December 19, 1997
In the mid-1980's, a situation developed in Toledo, Ohio, which spread unrest through the ranks of Ohio's professional educators. Frank Dick, then Superintendent in Toledo, was elected President of the American Association of School Administrators. At the time, he experienced a number of conflicts with the nation's major teacher union - the National Education Association (NEA). The union's response was to "pack his board" with teachers who lived in the City of Toledo, but worked in suburban school systems. The situation was further complicated by the fact Toledo was bargaining with the rival union - affiliated with the American Federation of Teachers (AFT). As one could imagine, the resulting in-fighting and conflicts seriously compromised the Toledo board's ability to function in the best interests of children and taxpayers.
Regrettably, in the 1990s, a more far-reaching threat to the concept of a "lay school board" has occurred. School personnel who retire or otherwise find themselves out of office are successfully capitalizing on their name recognition and running for school boards. The result often puts self interest above the needs of students and constituents.
Last spring, SchoolMatch conducted an Audit of Educational Effectiveness, similar to the one we performed for The Dispatch, in the massive (126,000 student) Duval County Public School District in Jacksonville, Florida. The situation there shocked SchoolMatch auditors. On the Board of Education sat three administrators who, for one reason or another, had left the employ of the school district. In addition, there was even a teacher on leave of absence. Opportunities for conflicts of interest and for placing self-interest above student welfare were plentiful. One board member made it clear he ran for the school board to "punish" the superintendent. He won, and has continually created severe roadblocks to progress. He is in and out of the central office nearly every day expressing his opinions, whether solicited or not, on personnel matters, curriculum redesign, facility enhancements, and even staff development.
In one suburban Columbus district, a former superintendent who attempted unsuccessfully to regain his superintendency serves on the board of education. He used his high visibility in the community as a springboard to board election, and is now fond of telling everyone how things have "always been." That district now has an outstanding superintendent who, in the opinion of residents, is being hamstrung by a reawakened dinosaur. People in the community tend to defer to him out of respect for his previous position rather than because of his understanding of issues at hand and the future. As of January 1, in this particular school district, the board will include four educators and one lay person.
Of all the cases on record, the situation with a former superintendent returning to the policy team of a district he or she once served seems to be the worst. A public policy board is not a good place for a person with a crushed ego to vent his or her frustration, or to attempt to regain control of the district by commandeering the school board.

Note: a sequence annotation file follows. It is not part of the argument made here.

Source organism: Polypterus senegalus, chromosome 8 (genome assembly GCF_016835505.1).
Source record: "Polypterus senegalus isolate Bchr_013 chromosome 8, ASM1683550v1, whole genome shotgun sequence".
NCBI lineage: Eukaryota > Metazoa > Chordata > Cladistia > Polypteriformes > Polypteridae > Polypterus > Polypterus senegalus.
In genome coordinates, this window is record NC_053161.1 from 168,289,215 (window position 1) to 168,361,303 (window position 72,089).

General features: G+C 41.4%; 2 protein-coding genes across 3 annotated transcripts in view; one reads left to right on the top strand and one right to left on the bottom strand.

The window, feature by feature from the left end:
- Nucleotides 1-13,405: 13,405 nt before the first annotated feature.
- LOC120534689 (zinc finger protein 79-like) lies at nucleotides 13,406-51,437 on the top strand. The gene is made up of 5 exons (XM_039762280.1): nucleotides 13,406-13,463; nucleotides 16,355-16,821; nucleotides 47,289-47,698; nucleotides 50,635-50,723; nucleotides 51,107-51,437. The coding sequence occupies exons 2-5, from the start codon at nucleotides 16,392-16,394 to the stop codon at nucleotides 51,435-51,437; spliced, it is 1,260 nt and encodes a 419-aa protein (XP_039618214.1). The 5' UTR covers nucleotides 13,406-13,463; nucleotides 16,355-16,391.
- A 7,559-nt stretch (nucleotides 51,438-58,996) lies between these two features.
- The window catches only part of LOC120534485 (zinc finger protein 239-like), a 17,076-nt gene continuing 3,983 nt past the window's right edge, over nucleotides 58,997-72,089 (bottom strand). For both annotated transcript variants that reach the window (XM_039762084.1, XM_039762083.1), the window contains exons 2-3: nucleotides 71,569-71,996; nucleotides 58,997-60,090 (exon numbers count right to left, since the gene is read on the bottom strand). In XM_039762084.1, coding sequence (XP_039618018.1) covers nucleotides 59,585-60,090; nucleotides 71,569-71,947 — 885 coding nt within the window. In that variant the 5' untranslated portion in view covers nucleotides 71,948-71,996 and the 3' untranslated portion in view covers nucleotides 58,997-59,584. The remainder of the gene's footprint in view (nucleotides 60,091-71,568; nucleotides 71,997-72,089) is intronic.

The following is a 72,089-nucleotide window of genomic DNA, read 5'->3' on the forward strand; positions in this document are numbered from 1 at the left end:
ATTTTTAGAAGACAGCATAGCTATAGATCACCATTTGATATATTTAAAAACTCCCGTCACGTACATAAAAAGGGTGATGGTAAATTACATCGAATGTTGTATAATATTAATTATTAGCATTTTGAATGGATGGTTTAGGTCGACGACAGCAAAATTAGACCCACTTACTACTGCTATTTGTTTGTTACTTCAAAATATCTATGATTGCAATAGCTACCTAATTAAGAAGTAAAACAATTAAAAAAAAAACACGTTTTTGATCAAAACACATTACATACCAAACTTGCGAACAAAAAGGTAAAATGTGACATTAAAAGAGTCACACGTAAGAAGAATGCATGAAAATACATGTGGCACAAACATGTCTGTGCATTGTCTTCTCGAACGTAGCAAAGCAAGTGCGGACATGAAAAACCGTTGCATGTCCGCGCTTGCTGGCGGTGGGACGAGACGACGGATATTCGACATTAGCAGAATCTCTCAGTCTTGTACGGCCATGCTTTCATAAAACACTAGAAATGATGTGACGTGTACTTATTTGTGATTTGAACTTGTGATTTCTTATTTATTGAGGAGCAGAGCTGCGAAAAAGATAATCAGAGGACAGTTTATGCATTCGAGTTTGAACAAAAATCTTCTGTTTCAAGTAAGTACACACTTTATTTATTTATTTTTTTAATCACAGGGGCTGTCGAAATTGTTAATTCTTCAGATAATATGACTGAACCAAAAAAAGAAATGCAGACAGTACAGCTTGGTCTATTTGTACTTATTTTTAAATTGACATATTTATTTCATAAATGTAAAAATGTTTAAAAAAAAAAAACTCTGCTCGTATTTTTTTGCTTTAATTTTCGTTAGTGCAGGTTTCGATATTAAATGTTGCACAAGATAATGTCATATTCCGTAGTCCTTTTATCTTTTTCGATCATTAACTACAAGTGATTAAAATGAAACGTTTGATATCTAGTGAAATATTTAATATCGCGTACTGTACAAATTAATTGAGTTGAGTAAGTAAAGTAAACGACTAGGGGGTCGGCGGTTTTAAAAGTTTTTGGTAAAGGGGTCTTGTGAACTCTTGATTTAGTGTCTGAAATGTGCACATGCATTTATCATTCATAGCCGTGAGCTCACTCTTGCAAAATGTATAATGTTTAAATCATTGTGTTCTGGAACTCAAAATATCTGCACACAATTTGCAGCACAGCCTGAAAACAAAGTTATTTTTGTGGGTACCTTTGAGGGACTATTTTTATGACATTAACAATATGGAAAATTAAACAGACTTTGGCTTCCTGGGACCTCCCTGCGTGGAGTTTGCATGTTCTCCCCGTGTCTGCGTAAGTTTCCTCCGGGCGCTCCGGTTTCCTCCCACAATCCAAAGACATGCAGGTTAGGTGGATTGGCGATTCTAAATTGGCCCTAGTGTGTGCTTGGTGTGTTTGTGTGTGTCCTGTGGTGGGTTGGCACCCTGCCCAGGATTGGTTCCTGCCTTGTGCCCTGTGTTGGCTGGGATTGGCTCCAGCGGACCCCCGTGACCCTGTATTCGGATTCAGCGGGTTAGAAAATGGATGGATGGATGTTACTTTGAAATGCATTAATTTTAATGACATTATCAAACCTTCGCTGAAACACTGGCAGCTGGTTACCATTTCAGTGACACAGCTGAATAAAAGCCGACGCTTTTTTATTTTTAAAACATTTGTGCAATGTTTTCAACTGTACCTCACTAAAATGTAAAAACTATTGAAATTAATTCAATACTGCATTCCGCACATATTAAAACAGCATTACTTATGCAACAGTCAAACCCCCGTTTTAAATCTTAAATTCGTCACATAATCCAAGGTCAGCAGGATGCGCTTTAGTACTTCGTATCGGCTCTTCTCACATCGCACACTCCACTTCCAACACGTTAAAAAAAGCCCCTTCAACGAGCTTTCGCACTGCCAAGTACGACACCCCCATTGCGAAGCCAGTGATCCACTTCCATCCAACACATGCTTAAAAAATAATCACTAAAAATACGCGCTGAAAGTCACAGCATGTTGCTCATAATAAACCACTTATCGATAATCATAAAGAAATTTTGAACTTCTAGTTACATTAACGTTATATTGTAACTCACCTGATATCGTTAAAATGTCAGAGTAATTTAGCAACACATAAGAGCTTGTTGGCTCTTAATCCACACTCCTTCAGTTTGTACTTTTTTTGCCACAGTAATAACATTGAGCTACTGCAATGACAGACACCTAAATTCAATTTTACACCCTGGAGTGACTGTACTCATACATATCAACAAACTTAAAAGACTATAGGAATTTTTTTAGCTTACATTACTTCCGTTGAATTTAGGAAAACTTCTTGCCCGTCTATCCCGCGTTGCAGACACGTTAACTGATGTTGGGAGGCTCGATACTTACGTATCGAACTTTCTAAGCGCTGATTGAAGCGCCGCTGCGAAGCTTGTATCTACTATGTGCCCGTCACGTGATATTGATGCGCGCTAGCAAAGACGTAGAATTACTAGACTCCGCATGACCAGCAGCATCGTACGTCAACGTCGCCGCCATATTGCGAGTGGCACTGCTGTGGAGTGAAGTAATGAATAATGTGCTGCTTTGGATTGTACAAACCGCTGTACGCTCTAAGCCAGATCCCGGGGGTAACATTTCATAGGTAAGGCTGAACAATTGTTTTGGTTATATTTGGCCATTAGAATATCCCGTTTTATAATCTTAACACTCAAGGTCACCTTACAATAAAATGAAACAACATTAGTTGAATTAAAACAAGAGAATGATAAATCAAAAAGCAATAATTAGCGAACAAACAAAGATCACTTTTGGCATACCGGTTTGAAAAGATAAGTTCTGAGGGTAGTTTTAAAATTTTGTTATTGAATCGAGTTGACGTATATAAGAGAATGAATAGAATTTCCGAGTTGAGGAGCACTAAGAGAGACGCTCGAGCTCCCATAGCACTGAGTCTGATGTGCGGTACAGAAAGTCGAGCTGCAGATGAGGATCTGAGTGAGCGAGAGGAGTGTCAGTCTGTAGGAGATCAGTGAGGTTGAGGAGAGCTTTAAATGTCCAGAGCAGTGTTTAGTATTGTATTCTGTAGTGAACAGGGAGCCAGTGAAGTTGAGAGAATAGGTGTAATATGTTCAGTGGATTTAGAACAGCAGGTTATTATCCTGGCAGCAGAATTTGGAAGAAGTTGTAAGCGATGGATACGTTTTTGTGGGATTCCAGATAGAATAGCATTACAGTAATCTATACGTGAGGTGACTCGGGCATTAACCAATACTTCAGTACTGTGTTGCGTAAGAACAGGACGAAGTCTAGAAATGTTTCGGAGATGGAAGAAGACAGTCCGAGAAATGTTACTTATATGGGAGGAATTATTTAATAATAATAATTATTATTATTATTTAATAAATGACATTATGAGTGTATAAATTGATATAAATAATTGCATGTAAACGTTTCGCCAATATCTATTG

Lay boards of education were designed to represent the interests of the public, not those of professional educators. A look at examples in the private sector demonstrates the value of lay boards. Just a few years ago colossal IBM - the world's largest information processing firm - had an inbred board comprised of IBMers and others from the computer industry. Through the leadership of Jim Burke, former Johnson & Johnson pharmaceutical chairman, the board was transformed to include successful business people from a wide range of industries. In the years since, IBM has flourished with lay board members under the leadership of a new chairman, Louis Gerstner. Successful universities, banks, utilities, hospitals and manufacturing firms profit from the perspective of board members outside of their professions.
The public needs to be educated. Generally, former school administrators are not good school board material because they bring their personal notion of educational management to a policy-making role. This can cause enmity in meetings and frustrations for people who are trying to lead the system in a forward direction. Citizens need to understand that experience in the superintendency does not necessarily lend itself to the lay citizen role necessary for formulating good school policy. Numerous cases across the country of school teachers and administrators with axes to grind being elected to school boards and creating turmoil justify a serious look at this issue.
is Distinguished Research Professor at the
University of Dayton and is President & Chief Executive Officer
of SchoolMatch®, a Columbus based educational auditing, research, data